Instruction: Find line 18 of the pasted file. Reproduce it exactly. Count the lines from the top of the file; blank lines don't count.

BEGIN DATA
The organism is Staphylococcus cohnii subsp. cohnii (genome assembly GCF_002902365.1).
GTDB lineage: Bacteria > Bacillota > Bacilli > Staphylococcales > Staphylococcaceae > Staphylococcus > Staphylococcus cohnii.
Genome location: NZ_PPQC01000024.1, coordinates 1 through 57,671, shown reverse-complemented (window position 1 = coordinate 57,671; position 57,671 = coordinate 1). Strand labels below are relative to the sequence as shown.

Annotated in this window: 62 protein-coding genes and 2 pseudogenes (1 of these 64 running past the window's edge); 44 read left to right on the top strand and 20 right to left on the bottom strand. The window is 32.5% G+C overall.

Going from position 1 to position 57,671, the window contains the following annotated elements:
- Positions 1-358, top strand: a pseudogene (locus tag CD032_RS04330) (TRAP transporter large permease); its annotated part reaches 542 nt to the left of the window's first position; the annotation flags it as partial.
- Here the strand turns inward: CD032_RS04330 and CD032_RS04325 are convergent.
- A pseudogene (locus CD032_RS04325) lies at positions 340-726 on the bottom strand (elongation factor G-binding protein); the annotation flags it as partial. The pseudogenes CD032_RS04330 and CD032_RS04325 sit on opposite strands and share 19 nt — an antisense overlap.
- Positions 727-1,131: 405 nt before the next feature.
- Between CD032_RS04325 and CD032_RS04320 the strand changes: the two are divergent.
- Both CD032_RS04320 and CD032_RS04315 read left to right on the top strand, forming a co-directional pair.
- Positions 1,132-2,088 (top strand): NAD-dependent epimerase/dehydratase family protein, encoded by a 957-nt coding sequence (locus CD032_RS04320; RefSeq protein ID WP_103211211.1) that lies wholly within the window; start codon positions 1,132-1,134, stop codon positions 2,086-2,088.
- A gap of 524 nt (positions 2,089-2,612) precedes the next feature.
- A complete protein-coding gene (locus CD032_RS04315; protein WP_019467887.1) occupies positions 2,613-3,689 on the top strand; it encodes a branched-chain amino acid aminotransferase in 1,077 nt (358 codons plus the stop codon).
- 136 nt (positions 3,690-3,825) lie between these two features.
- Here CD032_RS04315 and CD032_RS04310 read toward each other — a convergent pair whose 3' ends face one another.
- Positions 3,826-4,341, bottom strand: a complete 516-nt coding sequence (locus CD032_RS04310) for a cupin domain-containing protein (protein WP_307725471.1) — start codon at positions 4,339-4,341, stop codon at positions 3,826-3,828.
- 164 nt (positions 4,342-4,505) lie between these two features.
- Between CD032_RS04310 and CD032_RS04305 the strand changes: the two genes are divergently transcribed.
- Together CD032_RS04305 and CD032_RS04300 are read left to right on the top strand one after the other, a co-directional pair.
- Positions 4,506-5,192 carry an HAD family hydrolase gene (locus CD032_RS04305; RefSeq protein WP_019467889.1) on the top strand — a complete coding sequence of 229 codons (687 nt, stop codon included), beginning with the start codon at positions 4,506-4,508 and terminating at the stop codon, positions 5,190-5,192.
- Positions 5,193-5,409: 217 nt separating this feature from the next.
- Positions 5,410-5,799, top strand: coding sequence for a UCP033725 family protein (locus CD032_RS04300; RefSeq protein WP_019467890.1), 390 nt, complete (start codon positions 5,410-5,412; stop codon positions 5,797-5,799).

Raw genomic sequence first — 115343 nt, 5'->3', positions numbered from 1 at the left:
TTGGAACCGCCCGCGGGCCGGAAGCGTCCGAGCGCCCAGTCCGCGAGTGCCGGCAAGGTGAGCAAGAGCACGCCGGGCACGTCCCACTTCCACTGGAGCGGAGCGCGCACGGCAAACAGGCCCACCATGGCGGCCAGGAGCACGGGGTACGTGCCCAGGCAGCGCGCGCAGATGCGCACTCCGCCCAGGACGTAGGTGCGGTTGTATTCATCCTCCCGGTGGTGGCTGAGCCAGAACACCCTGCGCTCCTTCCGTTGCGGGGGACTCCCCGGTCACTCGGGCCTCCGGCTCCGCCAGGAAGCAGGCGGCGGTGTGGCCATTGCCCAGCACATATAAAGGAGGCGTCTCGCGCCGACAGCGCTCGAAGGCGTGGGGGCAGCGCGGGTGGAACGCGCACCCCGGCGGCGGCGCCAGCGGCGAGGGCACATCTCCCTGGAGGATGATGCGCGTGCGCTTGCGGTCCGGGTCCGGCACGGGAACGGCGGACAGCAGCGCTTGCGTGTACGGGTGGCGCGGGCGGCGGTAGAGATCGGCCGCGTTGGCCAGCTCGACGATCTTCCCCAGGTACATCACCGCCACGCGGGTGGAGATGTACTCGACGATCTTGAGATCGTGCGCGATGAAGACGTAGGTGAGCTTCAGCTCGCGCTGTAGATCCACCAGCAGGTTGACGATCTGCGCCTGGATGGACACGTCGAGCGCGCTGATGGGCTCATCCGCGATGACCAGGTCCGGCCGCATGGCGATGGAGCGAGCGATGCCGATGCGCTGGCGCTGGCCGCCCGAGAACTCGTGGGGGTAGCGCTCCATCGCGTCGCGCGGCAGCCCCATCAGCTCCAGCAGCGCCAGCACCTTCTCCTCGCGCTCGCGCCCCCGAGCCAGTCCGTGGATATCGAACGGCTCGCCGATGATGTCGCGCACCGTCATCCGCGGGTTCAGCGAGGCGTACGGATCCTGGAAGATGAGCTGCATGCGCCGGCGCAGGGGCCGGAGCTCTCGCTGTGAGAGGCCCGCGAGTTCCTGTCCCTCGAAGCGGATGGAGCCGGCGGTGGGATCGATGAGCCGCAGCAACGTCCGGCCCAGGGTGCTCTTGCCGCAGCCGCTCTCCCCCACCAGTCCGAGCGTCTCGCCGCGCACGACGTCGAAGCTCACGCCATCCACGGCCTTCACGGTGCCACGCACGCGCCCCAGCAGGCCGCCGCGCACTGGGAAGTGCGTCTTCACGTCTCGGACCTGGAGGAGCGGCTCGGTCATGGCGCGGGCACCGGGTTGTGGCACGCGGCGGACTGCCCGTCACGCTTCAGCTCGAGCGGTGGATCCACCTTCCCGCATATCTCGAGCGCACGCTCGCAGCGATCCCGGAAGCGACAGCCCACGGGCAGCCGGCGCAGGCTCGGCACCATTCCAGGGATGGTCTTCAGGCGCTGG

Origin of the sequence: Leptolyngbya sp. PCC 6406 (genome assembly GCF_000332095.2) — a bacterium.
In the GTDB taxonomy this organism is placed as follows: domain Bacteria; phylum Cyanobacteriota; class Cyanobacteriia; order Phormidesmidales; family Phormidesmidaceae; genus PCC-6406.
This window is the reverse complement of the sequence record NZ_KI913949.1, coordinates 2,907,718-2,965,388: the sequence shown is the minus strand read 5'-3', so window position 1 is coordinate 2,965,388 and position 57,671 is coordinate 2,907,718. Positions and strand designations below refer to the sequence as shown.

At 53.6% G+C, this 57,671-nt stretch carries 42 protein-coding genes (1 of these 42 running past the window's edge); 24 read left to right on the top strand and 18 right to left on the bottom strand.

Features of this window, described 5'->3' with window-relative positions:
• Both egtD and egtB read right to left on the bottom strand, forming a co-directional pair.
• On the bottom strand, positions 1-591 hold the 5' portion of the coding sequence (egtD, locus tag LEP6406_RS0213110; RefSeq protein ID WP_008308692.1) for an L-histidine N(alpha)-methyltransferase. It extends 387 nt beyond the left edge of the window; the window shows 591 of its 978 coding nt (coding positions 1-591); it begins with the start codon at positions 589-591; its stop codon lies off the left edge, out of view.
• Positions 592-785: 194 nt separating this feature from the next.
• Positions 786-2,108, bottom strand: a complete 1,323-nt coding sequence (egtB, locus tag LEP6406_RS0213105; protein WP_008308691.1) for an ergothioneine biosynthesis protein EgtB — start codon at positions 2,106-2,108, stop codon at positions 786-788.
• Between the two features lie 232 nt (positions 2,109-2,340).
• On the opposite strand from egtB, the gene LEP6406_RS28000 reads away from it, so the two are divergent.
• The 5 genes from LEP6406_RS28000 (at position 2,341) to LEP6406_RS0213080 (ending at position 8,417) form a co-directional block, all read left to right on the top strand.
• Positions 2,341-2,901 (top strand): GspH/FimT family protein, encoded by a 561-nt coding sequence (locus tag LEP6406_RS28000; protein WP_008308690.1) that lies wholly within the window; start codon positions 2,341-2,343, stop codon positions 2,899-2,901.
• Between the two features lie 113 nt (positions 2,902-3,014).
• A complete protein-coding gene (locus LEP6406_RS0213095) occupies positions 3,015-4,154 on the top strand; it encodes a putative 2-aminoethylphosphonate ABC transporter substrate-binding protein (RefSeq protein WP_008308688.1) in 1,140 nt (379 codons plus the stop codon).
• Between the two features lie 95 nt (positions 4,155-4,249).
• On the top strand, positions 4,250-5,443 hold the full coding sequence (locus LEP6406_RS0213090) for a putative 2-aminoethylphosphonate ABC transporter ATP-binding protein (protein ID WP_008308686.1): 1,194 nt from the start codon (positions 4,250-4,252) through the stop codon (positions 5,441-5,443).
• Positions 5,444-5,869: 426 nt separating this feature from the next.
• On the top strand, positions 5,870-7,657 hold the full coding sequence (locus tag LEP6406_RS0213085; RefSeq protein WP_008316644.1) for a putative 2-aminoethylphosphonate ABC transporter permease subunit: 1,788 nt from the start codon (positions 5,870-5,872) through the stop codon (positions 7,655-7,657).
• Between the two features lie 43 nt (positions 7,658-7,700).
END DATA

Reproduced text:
- 164 nt (positions 4,342-4,505) lie between these two features.